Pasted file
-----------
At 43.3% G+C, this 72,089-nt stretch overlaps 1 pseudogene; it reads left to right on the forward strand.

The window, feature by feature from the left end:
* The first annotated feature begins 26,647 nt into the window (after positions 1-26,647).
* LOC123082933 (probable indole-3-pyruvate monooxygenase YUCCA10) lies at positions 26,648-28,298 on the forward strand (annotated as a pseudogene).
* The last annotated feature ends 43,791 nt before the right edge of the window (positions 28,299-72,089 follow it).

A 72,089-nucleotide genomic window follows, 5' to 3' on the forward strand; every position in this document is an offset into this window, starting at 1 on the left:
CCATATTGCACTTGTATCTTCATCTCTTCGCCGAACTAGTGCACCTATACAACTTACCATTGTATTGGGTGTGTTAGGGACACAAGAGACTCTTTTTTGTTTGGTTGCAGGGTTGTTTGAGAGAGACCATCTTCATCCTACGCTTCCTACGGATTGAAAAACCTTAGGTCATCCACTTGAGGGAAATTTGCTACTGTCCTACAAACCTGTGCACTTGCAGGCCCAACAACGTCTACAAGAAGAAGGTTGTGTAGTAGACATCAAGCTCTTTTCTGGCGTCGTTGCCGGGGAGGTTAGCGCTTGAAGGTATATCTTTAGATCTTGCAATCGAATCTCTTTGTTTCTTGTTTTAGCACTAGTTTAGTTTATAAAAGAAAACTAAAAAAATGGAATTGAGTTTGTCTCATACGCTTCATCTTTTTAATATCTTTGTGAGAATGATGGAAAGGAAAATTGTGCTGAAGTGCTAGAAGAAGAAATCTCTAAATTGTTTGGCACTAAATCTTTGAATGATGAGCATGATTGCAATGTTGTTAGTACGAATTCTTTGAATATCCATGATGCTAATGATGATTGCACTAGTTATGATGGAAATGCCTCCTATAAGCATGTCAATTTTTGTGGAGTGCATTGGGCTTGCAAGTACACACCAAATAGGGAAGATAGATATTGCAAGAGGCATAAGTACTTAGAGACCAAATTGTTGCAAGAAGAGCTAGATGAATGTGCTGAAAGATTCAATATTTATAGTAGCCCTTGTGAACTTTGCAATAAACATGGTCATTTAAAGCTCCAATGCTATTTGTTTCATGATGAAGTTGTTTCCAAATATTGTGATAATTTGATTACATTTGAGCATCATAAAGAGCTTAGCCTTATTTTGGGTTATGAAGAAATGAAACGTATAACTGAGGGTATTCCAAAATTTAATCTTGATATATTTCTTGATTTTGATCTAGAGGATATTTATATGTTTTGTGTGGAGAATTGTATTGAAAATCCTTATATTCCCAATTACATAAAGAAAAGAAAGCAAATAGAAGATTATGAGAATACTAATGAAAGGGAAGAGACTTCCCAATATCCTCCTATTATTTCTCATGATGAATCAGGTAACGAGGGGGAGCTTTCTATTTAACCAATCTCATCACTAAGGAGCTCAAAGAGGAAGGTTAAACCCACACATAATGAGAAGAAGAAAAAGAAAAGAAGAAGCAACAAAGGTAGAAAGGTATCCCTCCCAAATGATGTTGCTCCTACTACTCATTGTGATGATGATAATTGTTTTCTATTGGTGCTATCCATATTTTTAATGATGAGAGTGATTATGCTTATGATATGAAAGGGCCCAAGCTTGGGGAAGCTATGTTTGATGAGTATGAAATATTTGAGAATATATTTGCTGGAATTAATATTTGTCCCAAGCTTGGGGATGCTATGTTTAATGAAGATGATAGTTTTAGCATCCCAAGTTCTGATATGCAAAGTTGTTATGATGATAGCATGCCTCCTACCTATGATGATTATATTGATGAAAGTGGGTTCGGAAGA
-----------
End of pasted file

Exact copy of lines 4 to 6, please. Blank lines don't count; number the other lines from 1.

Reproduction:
* LOC123082933 (probable indole-3-pyruvate monooxygenase YUCCA10) lies at positions 26,648-28,298 on the forward strand (annotated as a pseudogene).
* The last annotated feature ends 43,791 nt before the right edge of the window (positions 28,299-72,089 follow it).

A 72,089-nucleotide genomic window follows, 5' to 3' on the forward strand; every position in this document is an offset into this window, starting at 1 on the left: